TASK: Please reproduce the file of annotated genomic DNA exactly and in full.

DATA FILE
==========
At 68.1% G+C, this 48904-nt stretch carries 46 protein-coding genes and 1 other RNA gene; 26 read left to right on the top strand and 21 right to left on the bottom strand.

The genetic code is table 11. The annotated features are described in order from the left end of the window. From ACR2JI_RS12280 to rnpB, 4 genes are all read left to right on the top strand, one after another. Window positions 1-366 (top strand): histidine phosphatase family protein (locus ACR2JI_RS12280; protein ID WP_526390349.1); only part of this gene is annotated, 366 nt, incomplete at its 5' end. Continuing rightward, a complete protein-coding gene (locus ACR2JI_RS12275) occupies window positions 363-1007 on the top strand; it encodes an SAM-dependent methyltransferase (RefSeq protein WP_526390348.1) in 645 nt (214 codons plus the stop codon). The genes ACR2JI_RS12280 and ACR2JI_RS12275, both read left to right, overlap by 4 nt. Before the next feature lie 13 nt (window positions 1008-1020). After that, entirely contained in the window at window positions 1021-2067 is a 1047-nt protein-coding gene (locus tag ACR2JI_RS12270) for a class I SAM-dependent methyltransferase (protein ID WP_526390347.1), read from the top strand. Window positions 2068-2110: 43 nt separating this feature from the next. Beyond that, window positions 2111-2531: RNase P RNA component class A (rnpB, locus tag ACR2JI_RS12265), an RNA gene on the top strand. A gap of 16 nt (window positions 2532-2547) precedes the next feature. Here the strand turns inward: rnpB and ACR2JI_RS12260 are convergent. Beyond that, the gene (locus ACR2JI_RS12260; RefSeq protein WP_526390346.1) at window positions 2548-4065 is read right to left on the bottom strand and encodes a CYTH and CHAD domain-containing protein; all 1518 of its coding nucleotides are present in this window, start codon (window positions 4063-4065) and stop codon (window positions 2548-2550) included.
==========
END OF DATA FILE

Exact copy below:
At 68.1% G+C, this 48904-nt stretch carries 46 protein-coding genes and 1 other RNA gene; 26 read left to right on the top strand and 21 right to left on the bottom strand.

The genetic code is table 11. The annotated features are described in order from the left end of the window. From ACR2JI_RS12280 to rnpB, 4 genes are all read left to right on the top strand, one after another. Window positions 1-366 (top strand): histidine phosphatase family protein (locus ACR2JI_RS12280; protein ID WP_526390349.1); only part of this gene is annotated, 366 nt, incomplete at its 5' end. Continuing rightward, a complete protein-coding gene (locus ACR2JI_RS12275) occupies window positions 363-1007 on the top strand; it encodes an SAM-dependent methyltransferase (RefSeq protein WP_526390348.1) in 645 nt (214 codons plus the stop codon). The genes ACR2JI_RS12280 and ACR2JI_RS12275, both read left to right, overlap by 4 nt. Before the next feature lie 13 nt (window positions 1008-1020). After that, entirely contained in the window at window positions 1021-2067 is a 1047-nt protein-coding gene (locus tag ACR2JI_RS12270) for a class I SAM-dependent methyltransferase (protein ID WP_526390347.1), read from the top strand. Window positions 2068-2110: 43 nt separating this feature from the next. Beyond that, window positions 2111-2531: RNase P RNA component class A (rnpB, locus tag ACR2JI_RS12265), an RNA gene on the top strand. A gap of 16 nt (window positions 2532-2547) precedes the next feature. Here the strand turns inward: rnpB and ACR2JI_RS12260 are convergent. Beyond that, the gene (locus ACR2JI_RS12260; RefSeq protein WP_526390346.1) at window positions 2548-4065 is read right to left on the bottom strand and encodes a CYTH and CHAD domain-containing protein; all 1518 of its coding nucleotides are present in this window, start codon (window positions 4063-4065) and stop codon (window positions 2548-2550) included.